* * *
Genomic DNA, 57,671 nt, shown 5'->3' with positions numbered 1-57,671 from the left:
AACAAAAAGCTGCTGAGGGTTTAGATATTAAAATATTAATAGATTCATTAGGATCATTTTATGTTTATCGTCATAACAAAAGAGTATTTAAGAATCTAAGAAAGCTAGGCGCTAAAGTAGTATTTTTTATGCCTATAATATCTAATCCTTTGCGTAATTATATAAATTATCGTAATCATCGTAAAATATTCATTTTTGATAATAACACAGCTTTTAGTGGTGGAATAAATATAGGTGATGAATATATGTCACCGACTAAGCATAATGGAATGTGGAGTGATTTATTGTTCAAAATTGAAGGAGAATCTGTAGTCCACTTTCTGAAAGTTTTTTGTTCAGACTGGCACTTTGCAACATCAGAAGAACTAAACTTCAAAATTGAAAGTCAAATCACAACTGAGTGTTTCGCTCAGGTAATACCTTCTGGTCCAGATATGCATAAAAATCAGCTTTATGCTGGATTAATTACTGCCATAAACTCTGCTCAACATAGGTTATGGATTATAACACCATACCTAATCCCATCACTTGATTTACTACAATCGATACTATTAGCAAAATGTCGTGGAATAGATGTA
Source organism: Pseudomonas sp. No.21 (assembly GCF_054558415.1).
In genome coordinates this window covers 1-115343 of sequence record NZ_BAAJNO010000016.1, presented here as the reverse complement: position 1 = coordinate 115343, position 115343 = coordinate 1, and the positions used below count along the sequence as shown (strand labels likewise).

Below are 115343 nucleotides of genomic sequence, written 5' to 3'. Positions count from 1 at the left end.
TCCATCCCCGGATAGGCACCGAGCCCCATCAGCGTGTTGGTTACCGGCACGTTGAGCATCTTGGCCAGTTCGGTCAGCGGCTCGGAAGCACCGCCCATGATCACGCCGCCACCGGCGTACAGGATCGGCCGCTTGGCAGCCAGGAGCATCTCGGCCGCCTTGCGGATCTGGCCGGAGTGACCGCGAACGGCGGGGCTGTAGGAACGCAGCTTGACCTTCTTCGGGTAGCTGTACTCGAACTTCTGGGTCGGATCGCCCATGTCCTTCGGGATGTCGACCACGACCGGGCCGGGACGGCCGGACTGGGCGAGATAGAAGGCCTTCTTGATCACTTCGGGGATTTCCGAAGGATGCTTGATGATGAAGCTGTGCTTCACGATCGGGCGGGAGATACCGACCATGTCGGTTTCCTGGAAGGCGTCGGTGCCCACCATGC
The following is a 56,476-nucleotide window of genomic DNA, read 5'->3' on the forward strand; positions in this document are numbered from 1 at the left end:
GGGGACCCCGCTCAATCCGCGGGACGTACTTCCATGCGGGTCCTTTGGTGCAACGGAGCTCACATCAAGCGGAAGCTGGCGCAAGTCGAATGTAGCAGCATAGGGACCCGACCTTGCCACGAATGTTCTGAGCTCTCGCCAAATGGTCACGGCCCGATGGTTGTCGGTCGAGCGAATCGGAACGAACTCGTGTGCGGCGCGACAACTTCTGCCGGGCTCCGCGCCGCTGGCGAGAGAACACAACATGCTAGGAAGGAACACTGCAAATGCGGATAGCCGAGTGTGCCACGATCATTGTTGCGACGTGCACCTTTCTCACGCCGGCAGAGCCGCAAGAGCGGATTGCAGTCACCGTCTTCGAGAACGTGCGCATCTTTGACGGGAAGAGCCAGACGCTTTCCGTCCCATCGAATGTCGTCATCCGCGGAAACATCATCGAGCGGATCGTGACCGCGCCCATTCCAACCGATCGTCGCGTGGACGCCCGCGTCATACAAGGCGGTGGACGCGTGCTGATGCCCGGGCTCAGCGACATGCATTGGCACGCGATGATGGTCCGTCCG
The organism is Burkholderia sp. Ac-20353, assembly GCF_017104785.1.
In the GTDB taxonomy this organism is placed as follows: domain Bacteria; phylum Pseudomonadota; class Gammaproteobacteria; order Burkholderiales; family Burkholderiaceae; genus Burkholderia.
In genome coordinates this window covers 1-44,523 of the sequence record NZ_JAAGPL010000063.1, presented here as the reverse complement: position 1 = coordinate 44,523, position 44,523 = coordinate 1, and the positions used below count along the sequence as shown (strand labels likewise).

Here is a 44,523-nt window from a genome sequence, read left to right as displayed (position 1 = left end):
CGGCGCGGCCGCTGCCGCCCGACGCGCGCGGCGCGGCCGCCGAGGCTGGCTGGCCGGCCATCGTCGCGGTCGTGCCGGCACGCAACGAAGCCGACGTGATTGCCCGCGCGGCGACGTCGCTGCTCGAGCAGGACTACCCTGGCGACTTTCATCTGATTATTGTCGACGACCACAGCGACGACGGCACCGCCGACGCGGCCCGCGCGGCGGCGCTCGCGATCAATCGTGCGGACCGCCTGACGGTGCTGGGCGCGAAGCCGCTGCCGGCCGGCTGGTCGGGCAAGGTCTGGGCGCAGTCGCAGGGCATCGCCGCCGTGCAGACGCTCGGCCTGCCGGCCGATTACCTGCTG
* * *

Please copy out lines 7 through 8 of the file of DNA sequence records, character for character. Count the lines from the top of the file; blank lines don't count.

The following is a 56,476-nucleotide window of genomic DNA, read 5'->3' on the forward strand; positions in this document are numbered from 1 at the left end:
GGGGACCCCGCTCAATCCGCGGGACGTACTTCCATGCGGGTCCTTTGGTGCAACGGAGCTCACATCAAGCGGAAGCTGGCGCAAGTCGAATGTAGCAGCATAGGGACCCGACCTTGCCACGAATGTTCTGAGCTCTCGCCAAATGGTCACGGCCCGATGGTTGTCGGTCGAGCGAATCGGAACGAACTCGTGTGCGGCGCGACAACTTCTGCCGGGCTCCGCGCCGCTGGCGAGAGAACACAACATGCTAGGAAGGAACACTGCAAATGCGGATAGCCGAGTGTGCCACGATCATTGTTGCGACGTGCACCTTTCTCACGCCGGCAGAGCCGCAAGAGCGGATTGCAGTCACCGTCTTCGAGAACGTGCGCATCTTTGACGGGAAGAGCCAGACGCTTTCCGTCCCATCGAATGTCGTCATCCGCGGAAACATCATCGAGCGGATCGTGACCGCGCCCATTCCAACCGATCGTCGCGTGGACGCCCGCGTCATACAAGGCGGTGGACGCGTGCTGATGCCCGGGCTCAGCGACATGCATTGGCACGCGATGATGGTCCGTCCG